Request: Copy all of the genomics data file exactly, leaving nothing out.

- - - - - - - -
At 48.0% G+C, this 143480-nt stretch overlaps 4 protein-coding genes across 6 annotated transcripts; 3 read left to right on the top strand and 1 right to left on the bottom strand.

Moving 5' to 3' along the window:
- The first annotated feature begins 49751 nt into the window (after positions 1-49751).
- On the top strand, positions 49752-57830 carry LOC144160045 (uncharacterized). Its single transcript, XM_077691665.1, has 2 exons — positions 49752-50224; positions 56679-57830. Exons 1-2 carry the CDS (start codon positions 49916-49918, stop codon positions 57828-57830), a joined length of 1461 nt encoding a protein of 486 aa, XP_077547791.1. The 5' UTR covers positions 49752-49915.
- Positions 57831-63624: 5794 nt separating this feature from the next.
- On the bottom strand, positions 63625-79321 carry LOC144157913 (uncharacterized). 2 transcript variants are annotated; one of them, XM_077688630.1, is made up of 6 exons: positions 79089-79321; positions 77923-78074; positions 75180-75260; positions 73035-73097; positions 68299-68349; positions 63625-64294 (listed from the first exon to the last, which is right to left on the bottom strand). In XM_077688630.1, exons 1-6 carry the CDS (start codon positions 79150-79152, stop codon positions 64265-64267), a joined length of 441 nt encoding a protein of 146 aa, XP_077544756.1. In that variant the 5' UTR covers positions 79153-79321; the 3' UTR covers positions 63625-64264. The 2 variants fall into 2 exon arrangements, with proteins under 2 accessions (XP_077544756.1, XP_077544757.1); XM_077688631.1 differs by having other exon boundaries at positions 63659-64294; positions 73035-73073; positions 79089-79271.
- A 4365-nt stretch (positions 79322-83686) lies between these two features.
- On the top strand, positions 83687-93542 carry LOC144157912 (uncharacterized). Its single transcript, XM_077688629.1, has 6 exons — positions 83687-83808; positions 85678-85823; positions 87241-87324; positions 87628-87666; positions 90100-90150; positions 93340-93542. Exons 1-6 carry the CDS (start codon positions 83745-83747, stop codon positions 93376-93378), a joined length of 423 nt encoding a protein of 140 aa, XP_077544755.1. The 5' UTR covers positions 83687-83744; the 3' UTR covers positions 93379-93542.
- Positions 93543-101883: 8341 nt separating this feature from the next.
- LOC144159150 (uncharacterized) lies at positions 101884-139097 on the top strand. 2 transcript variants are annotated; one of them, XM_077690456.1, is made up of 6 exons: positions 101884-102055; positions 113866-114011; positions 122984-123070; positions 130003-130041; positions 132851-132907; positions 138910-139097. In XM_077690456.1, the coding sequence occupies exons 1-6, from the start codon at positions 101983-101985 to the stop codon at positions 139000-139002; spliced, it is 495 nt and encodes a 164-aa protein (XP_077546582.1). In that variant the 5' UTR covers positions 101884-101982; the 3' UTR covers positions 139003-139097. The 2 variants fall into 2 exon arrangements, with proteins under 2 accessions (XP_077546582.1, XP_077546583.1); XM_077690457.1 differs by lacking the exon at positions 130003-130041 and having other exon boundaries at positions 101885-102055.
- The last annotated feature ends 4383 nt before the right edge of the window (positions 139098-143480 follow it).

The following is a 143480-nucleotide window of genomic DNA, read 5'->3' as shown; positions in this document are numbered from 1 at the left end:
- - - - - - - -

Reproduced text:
At 48.0% G+C, this 143480-nt stretch overlaps 4 protein-coding genes across 6 annotated transcripts; 3 read left to right on the top strand and 1 right to left on the bottom strand.

Moving 5' to 3' along the window:
- The first annotated feature begins 49751 nt into the window (after positions 1-49751).
- On the top strand, positions 49752-57830 carry LOC144160045 (uncharacterized). Its single transcript, XM_077691665.1, has 2 exons — positions 49752-50224; positions 56679-57830. Exons 1-2 carry the CDS (start codon positions 49916-49918, stop codon positions 57828-57830), a joined length of 1461 nt encoding a protein of 486 aa, XP_077547791.1. The 5' UTR covers positions 49752-49915.
- Positions 57831-63624: 5794 nt separating this feature from the next.
- On the bottom strand, positions 63625-79321 carry LOC144157913 (uncharacterized). 2 transcript variants are annotated; one of them, XM_077688630.1, is made up of 6 exons: positions 79089-79321; positions 77923-78074; positions 75180-75260; positions 73035-73097; positions 68299-68349; positions 63625-64294 (listed from the first exon to the last, which is right to left on the bottom strand). In XM_077688630.1, exons 1-6 carry the CDS (start codon positions 79150-79152, stop codon positions 64265-64267), a joined length of 441 nt encoding a protein of 146 aa, XP_077544756.1. In that variant the 5' UTR covers positions 79153-79321; the 3' UTR covers positions 63625-64264. The 2 variants fall into 2 exon arrangements, with proteins under 2 accessions (XP_077544756.1, XP_077544757.1); XM_077688631.1 differs by having other exon boundaries at positions 63659-64294; positions 73035-73073; positions 79089-79271.
- A 4365-nt stretch (positions 79322-83686) lies between these two features.
- On the top strand, positions 83687-93542 carry LOC144157912 (uncharacterized). Its single transcript, XM_077688629.1, has 6 exons — positions 83687-83808; positions 85678-85823; positions 87241-87324; positions 87628-87666; positions 90100-90150; positions 93340-93542. Exons 1-6 carry the CDS (start codon positions 83745-83747, stop codon positions 93376-93378), a joined length of 423 nt encoding a protein of 140 aa, XP_077544755.1. The 5' UTR covers positions 83687-83744; the 3' UTR covers positions 93379-93542.
- Positions 93543-101883: 8341 nt separating this feature from the next.
- LOC144159150 (uncharacterized) lies at positions 101884-139097 on the top strand. 2 transcript variants are annotated; one of them, XM_077690456.1, is made up of 6 exons: positions 101884-102055; positions 113866-114011; positions 122984-123070; positions 130003-130041; positions 132851-132907; positions 138910-139097. In XM_077690456.1, the coding sequence occupies exons 1-6, from the start codon at positions 101983-101985 to the stop codon at positions 139000-139002; spliced, it is 495 nt and encodes a 164-aa protein (XP_077546582.1). In that variant the 5' UTR covers positions 101884-101982; the 3' UTR covers positions 139003-139097. The 2 variants fall into 2 exon arrangements, with proteins under 2 accessions (XP_077546582.1, XP_077546583.1); XM_077690457.1 differs by lacking the exon at positions 130003-130041 and having other exon boundaries at positions 101885-102055.
- The last annotated feature ends 4383 nt before the right edge of the window (positions 139098-143480 follow it).

The following is a 143480-nucleotide window of genomic DNA, read 5'->3' as shown; positions in this document are numbered from 1 at the left end: